MAHTOMEDI — At what point do neighbors and a city have the right to take over private property that has been a nuisance?
At the Sept. 17 Mahtomedi City Council meeting, City Attorney Bridget Nason said the city could legally begin the condemnation process of the home at 520 Robert Court under Minnesota state Statute 463. Nason said the homeowner must be given the opportunity to bring the property into compliance. If the homeowner fails to comply, the legal process of condemnation could begin, in which the city obtains approval from the court to intervene and mitigate the hazard, she said.
Nason's explanation came after another Robert Court resident, Gail Cederberg, appeared at the podium asking the city when something might be done about the eyesore and stench emanating from her neighbor's property.
Cederberg appeared once again at podium during the Oct. 1 meeting to say she'd been regularly checking the council agenda and minutes to see if she could find any updates about the nuisance house. “I thought there would be a determination,” she said. But there's still trash in the yard, the garage is still full, trash is blowing over to her house and no one came to talk to her. “I don't know if there's a timetable, but I'm going to keep pushing,” she said.
Mayor Judson Marshall asked Cederberg to wait a bit and see what happened.
Cederberg quickly advised him she'd already been waiting 13 years for relief from the stinky house next door. The property owner is listed as Layla Douglass.
City Attorney Jay Karlovich updated Cederberg on the Statute 463 process of mitigating the hazard of a nuisance property, assuring her that “everything was proceeding as we said it would be.”
After a short discussion and presentation, by a vote of 3-0 (Councilmen Tim Deans and Richard Brainerd were absent), council approved a resolution and order to repair or remove hazardous conditions at 520 Robert Court.
Ben Eggan of the White Bear Lake Area Department of Inspections presented the timetable of events as activities at the home unfolded.
On June 19, Eggan's department received a call about the home, after which he, Code Enforcement Officer Marco Barton and Rental Housing Specialist Jeff Rose went to the site to meet with the owner. The homeowner provided access on June 28, and the subsequent inspection revealed that the home needed to be deemed uninhabitable. The owner then moved out, and an order was posted on the door giving her 45 days to clean up the property of clutter, trash, dog feces and urine. Not a lot was accomplished after 45 days, Eggan said, and attempts were made to secure estimates for the cost of cleaning it.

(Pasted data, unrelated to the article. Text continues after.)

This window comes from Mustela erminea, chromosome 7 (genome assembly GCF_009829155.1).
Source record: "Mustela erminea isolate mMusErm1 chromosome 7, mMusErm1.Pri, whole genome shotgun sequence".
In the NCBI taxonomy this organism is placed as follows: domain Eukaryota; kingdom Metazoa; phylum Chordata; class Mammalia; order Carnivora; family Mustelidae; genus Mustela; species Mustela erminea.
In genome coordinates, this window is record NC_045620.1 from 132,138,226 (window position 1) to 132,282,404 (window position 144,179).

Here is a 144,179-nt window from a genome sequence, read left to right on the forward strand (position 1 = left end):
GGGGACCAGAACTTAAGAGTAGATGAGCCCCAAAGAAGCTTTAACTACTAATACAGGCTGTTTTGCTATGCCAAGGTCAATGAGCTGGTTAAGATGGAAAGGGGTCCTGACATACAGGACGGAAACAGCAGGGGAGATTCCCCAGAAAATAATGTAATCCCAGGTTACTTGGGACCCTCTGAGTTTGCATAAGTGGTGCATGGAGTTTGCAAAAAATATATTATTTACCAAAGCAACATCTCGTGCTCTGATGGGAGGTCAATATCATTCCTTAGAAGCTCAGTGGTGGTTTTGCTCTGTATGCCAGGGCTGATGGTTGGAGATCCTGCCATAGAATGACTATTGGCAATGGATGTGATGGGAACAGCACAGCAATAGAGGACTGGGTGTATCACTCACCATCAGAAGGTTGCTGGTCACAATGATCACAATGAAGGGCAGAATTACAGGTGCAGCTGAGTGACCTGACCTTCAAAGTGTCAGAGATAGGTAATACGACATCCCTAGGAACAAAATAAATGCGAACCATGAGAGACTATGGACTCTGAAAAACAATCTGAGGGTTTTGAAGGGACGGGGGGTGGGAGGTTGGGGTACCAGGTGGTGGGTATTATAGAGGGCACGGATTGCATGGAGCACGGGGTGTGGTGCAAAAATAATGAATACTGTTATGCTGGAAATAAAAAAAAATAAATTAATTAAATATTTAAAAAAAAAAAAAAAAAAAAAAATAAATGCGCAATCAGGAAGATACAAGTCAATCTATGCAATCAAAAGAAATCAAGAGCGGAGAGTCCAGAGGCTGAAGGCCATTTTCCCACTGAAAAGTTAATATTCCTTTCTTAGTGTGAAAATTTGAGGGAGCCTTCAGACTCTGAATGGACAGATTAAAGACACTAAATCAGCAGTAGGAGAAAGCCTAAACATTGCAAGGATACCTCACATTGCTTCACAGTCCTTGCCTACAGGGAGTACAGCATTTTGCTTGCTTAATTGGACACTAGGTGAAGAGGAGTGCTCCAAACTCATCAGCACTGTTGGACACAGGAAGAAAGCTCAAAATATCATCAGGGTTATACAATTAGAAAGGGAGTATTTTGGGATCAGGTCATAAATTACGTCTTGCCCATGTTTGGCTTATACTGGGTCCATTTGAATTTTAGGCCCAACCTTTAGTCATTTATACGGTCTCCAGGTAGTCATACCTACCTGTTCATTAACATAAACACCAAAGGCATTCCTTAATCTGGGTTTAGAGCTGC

Bids for the cleanup and restoration work were high — more than $100,000 — so assessing the property was not an option, Eggan said.
“It became a monstrous number for the city to take on,” Karlovich said. Instead, the property owner was offered 30 more days to figure out the problem on her own.
After the 30-day extension, the property owner hired a company to come in and remove the contents. On compliance day (Sept. 16), Eggan went to the site and took pictures. Contents in the house were removed, but the garage was still full and untouched. The dog was gone, but a recreational trailer and shed were still full. The site was still dilapidated, and ammonia levels were still high.
As the homeowner still had not complied by the final date of Sept. 16, a memo to her was prepared. A resolution was drafted for council’s approval to start 463 proceedings.
On approval of the resolution, the city will give the homeowner notice of an additional 20 days to clean the place, and then the matter will enter into the court system, Karlovich said.
The 463 actions need to be a process, Karlovich said. An order must be served on the property owner and mortgage company, which will likely result in a contested proceeding. The city will seek to obtain a court order from the judge saying it can go into the property and abate the nuisance. “We will move as quickly as we can, but the court system is slow, so I don't know how quickly that will be,” he said.
Once the city receives the court order, staff will enter onto the private property and take care of everything, Karlovich said.
“City staff has made every effort to resolve the situation in a better way than this, and it has not worked,” Councilman Steve Wolgamot said. “We have no choice but to move forward.”